221have an option to do what you want, you can change Configure variables
222after the platform hints have been run by using Configure's -A switch.
223For example, here's how to add a couple of extra flags to C compiler
224invocations:
46bb10fb 225
08854360 226 sh Configure -Accflags="-DPERL_EXTERNAL_GLOB -DNO_HASH_SEED"
46bb10fb 227
5247441a 228To clarify, those ccflags values are not Configure options; if passed to
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229Configure directly, they won't do anything useful (they will define a
230variable in config.sh, but without taking any action based upon it).
231But when passed to the compiler, those flags will activate #ifdefd code.
5247441a 232
ce80d64e 233For more help on Configure switches, run
46bb10fb 234
ce80d64e 235 sh Configure -h
46bb10fb 236
ce80d64e 237=head2 Major Configure-time Build Options
46bb10fb 238
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239There are several different ways to Configure and build perl for your
240system. For most users, the defaults are sensible and will work.
241Some users, however, may wish to further customize perl. Here are
242some of the main things you can change.
46bb10fb 243
ce80d64e 244=head3 Threads
cc65bb49 245
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246On some platforms, perl can be compiled with support for threads. To
247enable this, run
4633a7c4 248
ce80d64e 249 sh Configure -Dusethreads
4633a7c4 250
ce80d64e 251The default is to compile without thread support.
cc65bb49 252
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253Perl used to have two different internal threads implementations. The
254current model (available internally since 5.6, and as a user-level module
255since 5.8) is called interpreter-based implementation (ithreads), with
256one interpreter per thread, and explicit sharing of data. The (deprecated)
2575.005 version (5005threads) was removed for release 5.10.
d6baa268 258
ce80d64e 259The 'threads' module is for use with the ithreads implementation. The
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260'Thread' module emulates the old 5005threads interface on top of the
261current ithreads model.
d6baa268 262
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263When using threads, perl uses a dynamically-sized buffer for some of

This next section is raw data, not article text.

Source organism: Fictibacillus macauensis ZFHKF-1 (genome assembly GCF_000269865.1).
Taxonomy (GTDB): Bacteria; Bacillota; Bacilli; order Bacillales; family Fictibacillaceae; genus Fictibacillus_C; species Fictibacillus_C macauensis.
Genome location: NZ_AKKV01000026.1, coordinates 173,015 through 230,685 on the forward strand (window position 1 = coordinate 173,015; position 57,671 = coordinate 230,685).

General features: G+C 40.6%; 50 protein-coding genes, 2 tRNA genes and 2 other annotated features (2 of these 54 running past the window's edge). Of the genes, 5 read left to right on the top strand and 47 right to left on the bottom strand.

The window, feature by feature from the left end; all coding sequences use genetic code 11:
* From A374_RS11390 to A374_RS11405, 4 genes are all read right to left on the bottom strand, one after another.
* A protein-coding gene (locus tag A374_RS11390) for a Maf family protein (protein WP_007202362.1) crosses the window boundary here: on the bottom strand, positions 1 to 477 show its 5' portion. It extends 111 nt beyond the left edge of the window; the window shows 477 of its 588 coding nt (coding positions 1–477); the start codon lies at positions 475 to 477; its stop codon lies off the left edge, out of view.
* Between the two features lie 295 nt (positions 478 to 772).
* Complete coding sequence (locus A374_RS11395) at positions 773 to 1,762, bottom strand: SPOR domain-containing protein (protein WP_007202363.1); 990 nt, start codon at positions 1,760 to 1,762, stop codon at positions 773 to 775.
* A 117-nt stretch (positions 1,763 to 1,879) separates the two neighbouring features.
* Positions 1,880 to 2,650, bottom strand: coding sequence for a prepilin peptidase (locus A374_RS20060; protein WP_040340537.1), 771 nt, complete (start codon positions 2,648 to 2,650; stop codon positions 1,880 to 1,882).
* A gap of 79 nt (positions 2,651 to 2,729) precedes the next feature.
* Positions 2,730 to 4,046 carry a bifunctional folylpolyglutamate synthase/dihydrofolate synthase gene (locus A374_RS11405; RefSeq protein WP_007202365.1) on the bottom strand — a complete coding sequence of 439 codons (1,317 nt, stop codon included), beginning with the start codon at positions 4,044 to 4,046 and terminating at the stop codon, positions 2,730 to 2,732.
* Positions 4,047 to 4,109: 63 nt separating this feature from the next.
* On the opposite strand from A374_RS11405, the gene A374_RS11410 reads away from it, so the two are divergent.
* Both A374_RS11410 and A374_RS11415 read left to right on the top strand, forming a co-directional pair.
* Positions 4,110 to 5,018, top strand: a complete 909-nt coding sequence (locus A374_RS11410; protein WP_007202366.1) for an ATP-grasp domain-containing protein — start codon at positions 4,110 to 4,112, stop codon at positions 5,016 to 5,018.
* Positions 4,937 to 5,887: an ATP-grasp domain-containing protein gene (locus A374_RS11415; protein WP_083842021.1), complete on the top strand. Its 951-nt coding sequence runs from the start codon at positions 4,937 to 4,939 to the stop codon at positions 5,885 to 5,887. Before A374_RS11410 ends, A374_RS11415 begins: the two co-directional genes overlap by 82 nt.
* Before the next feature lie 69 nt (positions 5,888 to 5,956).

264the thread-safe library calls, such as those in the getpw*() family.
265This buffer starts small, but it will keep growing until the result
266fits. To get a fixed upper limit, you should compile Perl with
267PERL_REENTRANT_MAXSIZE defined to be the number of bytes you want. One
268way to do this is to run Configure with
08854360 269C<-Accflags=-DPERL_REENTRANT_MAXSIZE=65536>.
d6baa268 270
08854360 271=head3 Large file support
b367e8b0 272
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273Since Perl 5.6.0, Perl has supported large files (files larger than
2742 gigabytes), and in many common platforms like Linux or Solaris this
275support is on by default.
d6baa268 276
ce80d64e 277This is both good and bad. It is good in that you can use large files,
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278seek(), stat(), and -s them. It is bad in that if you are interfacing
279Perl using some extension, the components you are connecting to must also
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280be large file aware: if Perl thinks files can be large but the other
281parts of the software puzzle do not understand the concept, bad things
08854360 282will happen.
d6baa268 283
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284There's also one known limitation with the current large files
285implementation: unless you also have 64-bit integers (see the next
286section), you cannot use the printf/sprintf non-decimal integer formats
287like C<%x> to print filesizes. You can use C<%d>, though.
d6baa268 288
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289If you want to compile perl without large file support, use
290
291 sh Configure -Uuselargefiles
292
08854360 293=head3 64 bit support
d6baa268 294
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295If your platform does not run natively at 64 bits, but can simulate